The weakened 48th Report on the Lokpal Bill was released by Dr Abhishek Manu Singhvi, chairman of the standing committee. Interestingly, the Bill was first initiated by his own father Dr L M Singhvi, aimed at creating a strong anti-corruption law, based on the Scandinavian model. Here is a brief history of the Lokpal Bill and how it got weaker over the years
This is The 48th Report on the need for a Lokpal, tabled in Parliament on 9th December has caused Anna to announce another round of agitation. While the Prime Minister had provided an official, written assurance to Anna Hazare conveying the ‘sense of the house’ on inclusion of three contentious issues, these have been thwarted in the report. They were: bringing in the lower bureaucracy under the ambit of the Lokpal Bill; having a citizen charter and instituting lokayuktas in every State.
Lets look at the history of the Lokpal Bill against the backdrop of the one day agitation called by Anna Hazare at JAntar Mantar today. The move for a Lokpal bill was first initiated by Abhishek Manu Singhvi’s father, Dr L M Singhvi in 1964, as the son points out in the 48th report on the subject.
In the introductory part of his report, Singhvi’s, rather uncharitably terms Anna’s movement as ``demonstration.’’ Chapter 2 says: ``Though the Lokpal Bill, 2011 was referred to the Committee on August 8, 2011, it was followed immediately by a demonstration by Team Anna, a large gathering at Ramlila Maidan and a fast by Shri Anna Hazare. These events occupied the space from 16th to 28th August, 2011.’’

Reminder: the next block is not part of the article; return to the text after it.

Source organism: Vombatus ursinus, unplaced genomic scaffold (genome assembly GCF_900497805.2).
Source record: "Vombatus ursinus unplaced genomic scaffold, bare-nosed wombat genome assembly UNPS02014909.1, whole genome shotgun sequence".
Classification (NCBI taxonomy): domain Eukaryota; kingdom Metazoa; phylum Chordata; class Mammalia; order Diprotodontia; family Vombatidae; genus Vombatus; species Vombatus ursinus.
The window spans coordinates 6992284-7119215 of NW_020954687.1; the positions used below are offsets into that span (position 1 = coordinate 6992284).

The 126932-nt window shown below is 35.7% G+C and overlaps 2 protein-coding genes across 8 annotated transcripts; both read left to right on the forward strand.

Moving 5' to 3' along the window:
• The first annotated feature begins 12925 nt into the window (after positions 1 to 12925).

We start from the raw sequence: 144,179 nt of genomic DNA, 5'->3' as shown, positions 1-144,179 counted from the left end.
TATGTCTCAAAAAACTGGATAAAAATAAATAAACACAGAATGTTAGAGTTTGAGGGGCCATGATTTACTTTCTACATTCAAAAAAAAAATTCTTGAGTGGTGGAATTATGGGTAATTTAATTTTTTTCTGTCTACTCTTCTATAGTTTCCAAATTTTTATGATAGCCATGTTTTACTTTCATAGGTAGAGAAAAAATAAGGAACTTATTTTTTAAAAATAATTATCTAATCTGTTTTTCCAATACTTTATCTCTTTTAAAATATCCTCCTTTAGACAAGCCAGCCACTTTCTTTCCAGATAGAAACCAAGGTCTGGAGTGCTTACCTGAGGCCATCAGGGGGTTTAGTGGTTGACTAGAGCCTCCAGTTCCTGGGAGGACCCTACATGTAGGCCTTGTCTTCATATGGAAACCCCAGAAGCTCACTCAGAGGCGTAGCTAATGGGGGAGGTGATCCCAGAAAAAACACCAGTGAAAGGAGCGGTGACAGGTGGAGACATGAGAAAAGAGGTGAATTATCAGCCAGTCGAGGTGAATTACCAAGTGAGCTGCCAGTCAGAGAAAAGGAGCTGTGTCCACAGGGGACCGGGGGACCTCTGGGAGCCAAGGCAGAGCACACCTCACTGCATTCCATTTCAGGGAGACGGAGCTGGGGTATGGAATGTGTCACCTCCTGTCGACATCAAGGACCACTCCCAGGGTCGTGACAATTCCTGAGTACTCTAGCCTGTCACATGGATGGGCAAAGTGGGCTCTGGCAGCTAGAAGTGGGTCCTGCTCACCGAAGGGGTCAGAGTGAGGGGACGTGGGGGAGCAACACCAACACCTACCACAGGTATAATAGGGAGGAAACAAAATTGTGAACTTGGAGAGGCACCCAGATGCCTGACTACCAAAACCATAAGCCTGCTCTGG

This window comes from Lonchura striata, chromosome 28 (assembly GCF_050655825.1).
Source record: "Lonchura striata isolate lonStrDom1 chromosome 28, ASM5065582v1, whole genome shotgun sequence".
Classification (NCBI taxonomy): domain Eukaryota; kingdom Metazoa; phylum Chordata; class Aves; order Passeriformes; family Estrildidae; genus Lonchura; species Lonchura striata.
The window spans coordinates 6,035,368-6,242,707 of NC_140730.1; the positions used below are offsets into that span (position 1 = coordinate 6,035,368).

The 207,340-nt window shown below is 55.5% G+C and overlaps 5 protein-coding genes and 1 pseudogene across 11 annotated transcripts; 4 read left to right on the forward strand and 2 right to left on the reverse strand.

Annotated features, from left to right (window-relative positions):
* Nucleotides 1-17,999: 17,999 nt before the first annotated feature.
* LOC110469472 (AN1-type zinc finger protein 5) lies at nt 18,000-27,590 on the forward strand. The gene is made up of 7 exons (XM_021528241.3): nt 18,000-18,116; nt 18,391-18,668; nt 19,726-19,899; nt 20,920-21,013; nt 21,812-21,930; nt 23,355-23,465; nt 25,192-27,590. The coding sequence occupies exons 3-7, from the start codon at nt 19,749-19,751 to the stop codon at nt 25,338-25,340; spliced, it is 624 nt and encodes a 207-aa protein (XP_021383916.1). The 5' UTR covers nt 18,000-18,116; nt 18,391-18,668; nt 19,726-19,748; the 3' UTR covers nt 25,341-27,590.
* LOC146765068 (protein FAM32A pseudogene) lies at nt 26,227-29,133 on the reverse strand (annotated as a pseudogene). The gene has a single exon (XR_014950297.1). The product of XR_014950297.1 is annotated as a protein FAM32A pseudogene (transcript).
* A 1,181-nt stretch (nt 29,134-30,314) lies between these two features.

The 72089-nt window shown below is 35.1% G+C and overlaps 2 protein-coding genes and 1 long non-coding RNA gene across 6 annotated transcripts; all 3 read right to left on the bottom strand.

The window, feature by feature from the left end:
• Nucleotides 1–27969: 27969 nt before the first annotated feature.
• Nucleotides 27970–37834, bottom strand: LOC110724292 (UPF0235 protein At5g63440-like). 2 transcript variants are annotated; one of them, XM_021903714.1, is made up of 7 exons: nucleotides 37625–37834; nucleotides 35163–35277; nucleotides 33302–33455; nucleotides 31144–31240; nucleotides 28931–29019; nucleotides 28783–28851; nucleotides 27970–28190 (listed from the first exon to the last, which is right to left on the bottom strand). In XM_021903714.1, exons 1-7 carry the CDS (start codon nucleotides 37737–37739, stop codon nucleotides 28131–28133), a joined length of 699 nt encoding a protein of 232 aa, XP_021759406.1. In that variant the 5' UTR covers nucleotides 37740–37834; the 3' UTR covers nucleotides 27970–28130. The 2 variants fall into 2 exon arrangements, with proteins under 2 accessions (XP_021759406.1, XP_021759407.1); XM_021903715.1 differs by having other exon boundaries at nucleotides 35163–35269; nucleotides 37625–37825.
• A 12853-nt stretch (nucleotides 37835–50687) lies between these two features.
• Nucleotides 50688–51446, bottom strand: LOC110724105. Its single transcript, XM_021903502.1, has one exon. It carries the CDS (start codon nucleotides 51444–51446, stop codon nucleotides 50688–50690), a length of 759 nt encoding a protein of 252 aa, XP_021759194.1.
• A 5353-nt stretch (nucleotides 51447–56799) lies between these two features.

But even a quick reading of the report shows that this is far from the truth – when a few lakh people demand a statutory enactment whose journey began in 1964, it can hardly be likened to a petulant “demonstration” led by one man.
Lets start by looking at Singhvi’s Lokpal report itself to see how the objective of instituting an Ombudsman ( based on the Scandinavian model) to crush corruption has been diluted in its journey over the decades. It says:
"The initial years following independence witnessed legislators conveying the people’s concerns to the Government over the issue of corruption through raising of questions and debates in Parliament. At that time, the scope of the debates was contextually confined to seeking information from the Government about its anti-corruption measures and to discussions regarding the formation of anti-corruption committees/agencies and vigilance bodies to put a check on corruption, but it clearly reflected the seriousness on the issue of corruption in the minds of Members.
"Acknowledging the need for a thorough consideration of the issue, the Government set-up a Committee under the Chairmanship of Shri K. Santhanam to review the existing instruments for checking corruption in Central Government.